Whether you’re a jaded East Bay native who’s strolled down Telegraph Avenue enough times to know each busker by name or a fresh-faced transplant with no idea where the hell Crockett is, chances are if you’re a student you have little time to gallivant around in search of fun. Luckily, you’ve been spared the trouble of hunting for activities with these surefire suggestions for how to spend your day on the rare occasion you manage to steal away from your studies.
If your stomach demands a large plate of food first thing in the morning, your first order of business is to visit the Buttercup Grill & Bar (229 Broadway, Oakland) in the Jack London District. Take BART to the 12th St. station, and walk down Broadway until a sign emblazoned with a cheery Buttercup logo beckons you. Once inside, you will find mountainous slices of coffee cake dripping with butter, giant omelets filled with avocado and cream cheese, and sweet servers pouring endless cups of coffee.
To mollify your stuffed stomach, take a leisurely 3.1-mile stroll around Lake Merritt (666 Bellevue Ave., Oakland). On the way over, cut through Chinatown (centered at 8th and Webster sts.) to explore the area’s Asian produce markets and shops filled with adorable trinkets and doodads.
Once you have walked off your heady breakfast, it’s time for drinks — and a lesson in local history. Fashioned more than a century ago from an old whaling ship, Heinold’s First & Last Chance Saloon (48 Webster St., Oakland) is a rustic watering hole on the Jack London Square waterfront that’s legendary for its slanted floor and for its former patronage by writer Jack London. The walls are lined with local ephemera (including a snarky sign promising “Free drinks tomorrow!”) and staffed by bartenders arguably as adept at discussing East Bay history as pouring no-nonsense drinks. When hunger sets in, set out to Ginza Sushi (303 Broadway), a hole-in-the-wall Japanese restaurant with sizeable rolls and sake bombs.
Finally, you can take the free Broadway shuttle (from Jack London Square to 27th Street from 7 p.m. until 1 a.m. on Fridays and 6 p.m. until 1 a.m. on Saturdays) to catch a concert at one of the many nearby venues. The historic Fox Theater (1807 Telegraph Ave., Oakland) tends toward big-name bands, so you might want to buy tickets beforehand. Otherwise, the Stork Club (2330 Telegraph Ave., Oakland), Cafe Van Kleef (1621 Telegraph Ave., Oakland), The New Parish (579 18th St., Oakland), and The Uptown (1928 Telegraph Ave., Oakland) are more low-key and book everything from punk rock to hip-hop shows. By the end of the evening you’re sure to be partied out, and can get home by hopping on the BART train at the 19th St. station or by taking the 1 or 1R AC Transit busses that run along Telegraph Avenue.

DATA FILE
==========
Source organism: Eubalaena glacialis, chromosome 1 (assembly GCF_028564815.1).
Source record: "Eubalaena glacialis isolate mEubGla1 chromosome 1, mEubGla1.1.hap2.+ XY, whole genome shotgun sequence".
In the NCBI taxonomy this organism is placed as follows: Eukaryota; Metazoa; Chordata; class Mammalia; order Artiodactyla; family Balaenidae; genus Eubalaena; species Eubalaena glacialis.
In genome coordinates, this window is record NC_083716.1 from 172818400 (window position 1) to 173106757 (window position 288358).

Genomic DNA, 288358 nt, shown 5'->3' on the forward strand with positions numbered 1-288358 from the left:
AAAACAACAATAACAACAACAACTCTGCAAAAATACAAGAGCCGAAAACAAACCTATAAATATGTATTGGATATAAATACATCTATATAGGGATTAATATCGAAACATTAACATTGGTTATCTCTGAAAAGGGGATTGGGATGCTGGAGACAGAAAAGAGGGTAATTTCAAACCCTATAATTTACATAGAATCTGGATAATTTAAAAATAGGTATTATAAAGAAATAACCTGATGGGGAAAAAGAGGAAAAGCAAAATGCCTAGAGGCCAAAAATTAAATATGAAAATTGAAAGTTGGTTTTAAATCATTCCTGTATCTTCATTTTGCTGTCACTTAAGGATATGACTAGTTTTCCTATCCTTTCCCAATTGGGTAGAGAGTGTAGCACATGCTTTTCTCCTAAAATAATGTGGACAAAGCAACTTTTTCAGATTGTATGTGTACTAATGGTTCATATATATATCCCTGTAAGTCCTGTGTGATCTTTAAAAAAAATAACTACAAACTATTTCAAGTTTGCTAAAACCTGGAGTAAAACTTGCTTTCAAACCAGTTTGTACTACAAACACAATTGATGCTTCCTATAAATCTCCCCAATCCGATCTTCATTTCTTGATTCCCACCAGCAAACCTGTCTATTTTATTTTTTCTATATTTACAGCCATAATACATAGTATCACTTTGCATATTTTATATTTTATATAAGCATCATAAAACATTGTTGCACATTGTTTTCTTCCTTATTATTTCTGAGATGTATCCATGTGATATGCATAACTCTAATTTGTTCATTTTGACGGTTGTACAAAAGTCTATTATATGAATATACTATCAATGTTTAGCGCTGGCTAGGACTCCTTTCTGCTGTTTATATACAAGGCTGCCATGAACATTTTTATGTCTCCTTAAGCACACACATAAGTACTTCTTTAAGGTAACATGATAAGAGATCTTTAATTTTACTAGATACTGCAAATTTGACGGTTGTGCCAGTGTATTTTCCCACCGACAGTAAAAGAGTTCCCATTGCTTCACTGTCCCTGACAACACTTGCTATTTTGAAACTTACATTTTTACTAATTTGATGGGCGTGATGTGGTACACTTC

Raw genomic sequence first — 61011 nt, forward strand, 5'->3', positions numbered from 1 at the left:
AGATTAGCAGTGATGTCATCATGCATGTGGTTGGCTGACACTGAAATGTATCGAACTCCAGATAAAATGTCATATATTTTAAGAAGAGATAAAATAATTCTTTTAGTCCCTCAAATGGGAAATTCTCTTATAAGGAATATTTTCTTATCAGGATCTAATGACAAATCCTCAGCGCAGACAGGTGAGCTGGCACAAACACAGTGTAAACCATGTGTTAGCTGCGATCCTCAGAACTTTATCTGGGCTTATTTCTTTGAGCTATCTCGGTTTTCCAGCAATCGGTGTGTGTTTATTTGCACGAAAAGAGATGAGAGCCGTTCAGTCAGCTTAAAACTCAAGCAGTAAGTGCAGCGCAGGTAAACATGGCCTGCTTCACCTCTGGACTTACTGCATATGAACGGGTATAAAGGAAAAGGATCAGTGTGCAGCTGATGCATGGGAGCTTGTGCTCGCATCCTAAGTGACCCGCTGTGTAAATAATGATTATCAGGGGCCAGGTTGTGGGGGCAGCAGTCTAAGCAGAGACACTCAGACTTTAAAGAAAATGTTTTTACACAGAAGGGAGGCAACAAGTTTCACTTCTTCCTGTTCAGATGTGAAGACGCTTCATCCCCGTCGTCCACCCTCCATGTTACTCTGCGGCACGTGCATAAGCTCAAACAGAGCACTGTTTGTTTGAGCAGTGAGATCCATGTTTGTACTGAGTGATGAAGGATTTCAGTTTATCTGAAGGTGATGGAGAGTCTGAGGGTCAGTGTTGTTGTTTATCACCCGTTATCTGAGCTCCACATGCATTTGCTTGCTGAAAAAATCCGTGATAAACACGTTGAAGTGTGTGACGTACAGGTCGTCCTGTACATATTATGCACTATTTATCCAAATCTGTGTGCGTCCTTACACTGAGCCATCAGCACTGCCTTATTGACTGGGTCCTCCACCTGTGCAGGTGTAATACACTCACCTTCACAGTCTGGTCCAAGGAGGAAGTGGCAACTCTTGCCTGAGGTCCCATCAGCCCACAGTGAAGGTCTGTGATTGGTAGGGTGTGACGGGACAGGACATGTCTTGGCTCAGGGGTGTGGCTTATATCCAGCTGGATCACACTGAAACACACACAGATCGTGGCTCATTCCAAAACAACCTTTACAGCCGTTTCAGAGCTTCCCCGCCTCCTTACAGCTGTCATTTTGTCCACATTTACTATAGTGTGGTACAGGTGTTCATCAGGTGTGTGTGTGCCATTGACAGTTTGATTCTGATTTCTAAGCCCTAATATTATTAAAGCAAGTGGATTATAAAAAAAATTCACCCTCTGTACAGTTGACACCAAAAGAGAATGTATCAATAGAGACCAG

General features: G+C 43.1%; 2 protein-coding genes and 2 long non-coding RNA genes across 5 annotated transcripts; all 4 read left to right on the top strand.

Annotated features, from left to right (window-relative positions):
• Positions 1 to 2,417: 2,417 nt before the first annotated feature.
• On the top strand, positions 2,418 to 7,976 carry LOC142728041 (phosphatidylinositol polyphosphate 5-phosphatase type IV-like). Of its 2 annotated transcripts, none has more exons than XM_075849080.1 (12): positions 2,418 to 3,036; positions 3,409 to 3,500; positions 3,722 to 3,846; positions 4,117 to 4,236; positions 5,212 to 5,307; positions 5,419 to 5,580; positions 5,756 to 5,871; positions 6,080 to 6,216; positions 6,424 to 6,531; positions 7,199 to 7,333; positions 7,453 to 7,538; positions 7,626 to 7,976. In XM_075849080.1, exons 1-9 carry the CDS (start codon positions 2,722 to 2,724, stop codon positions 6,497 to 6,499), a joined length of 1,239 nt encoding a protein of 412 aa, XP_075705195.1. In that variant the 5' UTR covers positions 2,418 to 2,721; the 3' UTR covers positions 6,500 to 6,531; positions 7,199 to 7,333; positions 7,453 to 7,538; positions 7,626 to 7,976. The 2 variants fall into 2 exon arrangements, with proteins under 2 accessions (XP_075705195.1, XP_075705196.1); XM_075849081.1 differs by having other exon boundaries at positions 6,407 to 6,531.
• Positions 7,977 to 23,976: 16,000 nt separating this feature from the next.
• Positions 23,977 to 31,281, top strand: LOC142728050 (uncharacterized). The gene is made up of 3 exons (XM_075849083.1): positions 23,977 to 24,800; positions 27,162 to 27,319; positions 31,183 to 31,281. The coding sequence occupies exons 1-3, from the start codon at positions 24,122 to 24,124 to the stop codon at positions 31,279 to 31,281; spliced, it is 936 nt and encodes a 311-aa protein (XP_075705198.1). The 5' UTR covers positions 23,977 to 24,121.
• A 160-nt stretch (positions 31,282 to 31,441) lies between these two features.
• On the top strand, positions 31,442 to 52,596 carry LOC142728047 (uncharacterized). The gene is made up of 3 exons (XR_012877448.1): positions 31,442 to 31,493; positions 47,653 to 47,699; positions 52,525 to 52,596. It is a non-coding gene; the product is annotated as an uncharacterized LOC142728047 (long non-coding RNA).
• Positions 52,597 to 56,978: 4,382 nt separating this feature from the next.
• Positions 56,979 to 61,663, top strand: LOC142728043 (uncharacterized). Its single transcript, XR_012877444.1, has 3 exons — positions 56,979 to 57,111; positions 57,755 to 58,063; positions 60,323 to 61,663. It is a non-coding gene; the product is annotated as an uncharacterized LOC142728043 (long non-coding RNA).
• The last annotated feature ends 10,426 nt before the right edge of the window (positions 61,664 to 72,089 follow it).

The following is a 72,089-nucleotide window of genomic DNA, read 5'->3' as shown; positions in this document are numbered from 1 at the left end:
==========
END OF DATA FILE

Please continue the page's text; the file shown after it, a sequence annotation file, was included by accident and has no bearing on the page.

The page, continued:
What follows is a decidedly Sunday-centric itinerary, though some of the destinations can be celebrated any day of the week. First, wake up early-ish and head over to the Wat Mongkolratanaram Thai Buddhist Temple (1911 Russell St., Berkeley) for its much-celebrated Sunday brunch, served from 10 a.m. to 1 p.m. It’s a short walk from the Ashby BART station, and once there you can trade in your cash for special tokens to be used for tasty Thai dishes like veggie or meat curries, Thai iced tea, and heavenly mango sticky rice that can be eaten on a vast outdoor patio or on the lawn out front.
Once you’ve polished off your last sweet grain of sticky rice, it’s time to head to Golden Gate Fields (1100 Eastshore Hwy., Berkeley) to throw back some beers and bet on some horse races. Sunday is Dollar Day, which means admission, hot dogs, sodas, and beers are all a buck a pop. A free shuttle runs from the North Berkeley BART station directly to the racetrack from 11 a.m. to 6:20 p.m.